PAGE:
Since becoming Director of the USDA National Wildlife Research Center (NWRC) in 2008, Dr. Larry Clark has strived to increase and promote NWRC’s impact as the leading international institution for wildlife damage management research. Under his direction, technology transfer has become a major focus of the Center’s outreach efforts.
In 2013, Dr. Clark initiated the development of a robust technology transfer program, creating the Center’s first Office of Research and Technology Applications (ORTA) and Technology Transfer Coordinator (TTC) position to coordinate intellectual property (IP) creation, protection, and transfer. Together, Dr. Clark and the TTC support the Center’s scientists in the creation of technology transfer partnerships.
Dr. Clark’s emphasis on IP development and technology transfer activities has a significant impact on the Center’s research culture. He encourages the NWRC experts to work across teams to find innovative solutions to wildlife damage management problems.
"Larry has been a significant supporter of CO-LABS and personally welcomed groups we organized to visit the NWRC facilities. His informed insight has been a resource for growing our network, and we are fortunate to have his leadership within the research and innovation ecosystem in Colorado."
Although NWRC only employs about 30 Ph.D. research scientists, it collaborates on average with 140 unique entities each year. Since 2013, NWRC has entered into nearly 400 intellectual property agreements (Nondisclosure, Material Transfer, Material Transfer Research, Data Sharing and, Memoranda of Understanding), including 27 Cooperative Research and Development Agreements (CRADAs). In total, these agreements have brought $4.5 million in extramural funding to the Center.
Between 1944 and 2013, NWRC scientists received 25 patents (an average of 1 patent every 2.8 years). Since Dr. Clark began emphasizing technology transfer, NWRC scientists have received 6 patents (1 patent every 1.2 years). In addition, NWRC currently has three U.S. patent applications under review. NWRC now receives annual royalties from three licensed technologies and is the only entity within the USDA’s Animal and Plant Health Inspection Service that has successfully licensed patented technology.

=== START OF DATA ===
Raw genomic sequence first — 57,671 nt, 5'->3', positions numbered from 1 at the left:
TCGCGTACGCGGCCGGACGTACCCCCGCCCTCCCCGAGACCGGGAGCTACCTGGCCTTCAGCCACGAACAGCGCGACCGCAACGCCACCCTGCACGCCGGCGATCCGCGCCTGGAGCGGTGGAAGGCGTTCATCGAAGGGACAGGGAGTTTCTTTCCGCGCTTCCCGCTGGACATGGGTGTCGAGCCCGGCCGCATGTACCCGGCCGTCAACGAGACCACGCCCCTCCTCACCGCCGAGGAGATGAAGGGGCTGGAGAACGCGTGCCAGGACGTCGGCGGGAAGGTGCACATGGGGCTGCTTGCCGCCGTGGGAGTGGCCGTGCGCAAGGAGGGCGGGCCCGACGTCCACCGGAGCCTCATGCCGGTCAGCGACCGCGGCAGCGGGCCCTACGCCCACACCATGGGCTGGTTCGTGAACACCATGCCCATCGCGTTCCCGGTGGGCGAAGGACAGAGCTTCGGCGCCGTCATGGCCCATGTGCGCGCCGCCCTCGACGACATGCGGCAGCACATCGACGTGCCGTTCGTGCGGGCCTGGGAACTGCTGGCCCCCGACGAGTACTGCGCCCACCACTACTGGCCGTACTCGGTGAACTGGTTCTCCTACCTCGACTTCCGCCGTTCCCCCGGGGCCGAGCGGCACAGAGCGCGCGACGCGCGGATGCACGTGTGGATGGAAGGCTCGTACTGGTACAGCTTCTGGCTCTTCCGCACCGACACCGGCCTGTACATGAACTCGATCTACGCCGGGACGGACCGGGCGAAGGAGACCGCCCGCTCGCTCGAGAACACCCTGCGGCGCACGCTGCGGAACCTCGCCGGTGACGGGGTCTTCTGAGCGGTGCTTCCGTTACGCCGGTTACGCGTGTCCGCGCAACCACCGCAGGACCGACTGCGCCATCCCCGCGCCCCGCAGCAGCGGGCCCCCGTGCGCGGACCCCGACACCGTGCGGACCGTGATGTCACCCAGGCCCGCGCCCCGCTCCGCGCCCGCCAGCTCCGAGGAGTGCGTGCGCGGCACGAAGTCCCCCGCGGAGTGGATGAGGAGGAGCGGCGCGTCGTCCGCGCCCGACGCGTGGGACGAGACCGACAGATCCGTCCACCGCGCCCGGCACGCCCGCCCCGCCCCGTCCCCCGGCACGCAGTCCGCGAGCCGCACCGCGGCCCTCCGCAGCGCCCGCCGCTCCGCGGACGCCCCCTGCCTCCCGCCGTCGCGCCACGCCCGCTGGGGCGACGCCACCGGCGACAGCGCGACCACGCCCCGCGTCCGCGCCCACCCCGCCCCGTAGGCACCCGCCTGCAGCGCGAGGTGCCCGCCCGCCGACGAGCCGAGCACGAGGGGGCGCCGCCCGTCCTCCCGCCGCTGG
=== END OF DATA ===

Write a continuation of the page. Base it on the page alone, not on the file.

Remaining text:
A great example of Dr. Clark’s work ethic and impact is shown by NWRC’s partnership with a private engineering firm to create tools for the control of invasive brown treesnakes on Guam. This effort required significant scientific input, coordination and planning with numerous federal stakeholders and a series of agreements with a private company. Enlisting the aid of a local stakeholder organization, he tapped into the engineering resources needed to initiate and complete this mission-critical project. The result was one issued patent, one provisional patent application, jobs creation in Colorado and Guam, and the expansion of a local engineering firm’s portfolio.
To exemplify the impact Dr. Clark has had on the local research and business community, Dan Powers, Executive Director of CO-LABS, a consortium of federally funded scientific laboratories, universities, businesses and leaders organized to nurture and champion Colorado as a global leader in research, technology, and their commercialization, stated the following: "Larry has been a significant supporter of CO-LABS and personally welcomed groups we organized to visit the NWRC facilities. His informed insight has been a resource for growing our network, and we are fortunate to have his leadership within the research and innovation ecosystem in Colorado."
Contact: Dr. Larry Clark, (970) 266-6000, [email protected]
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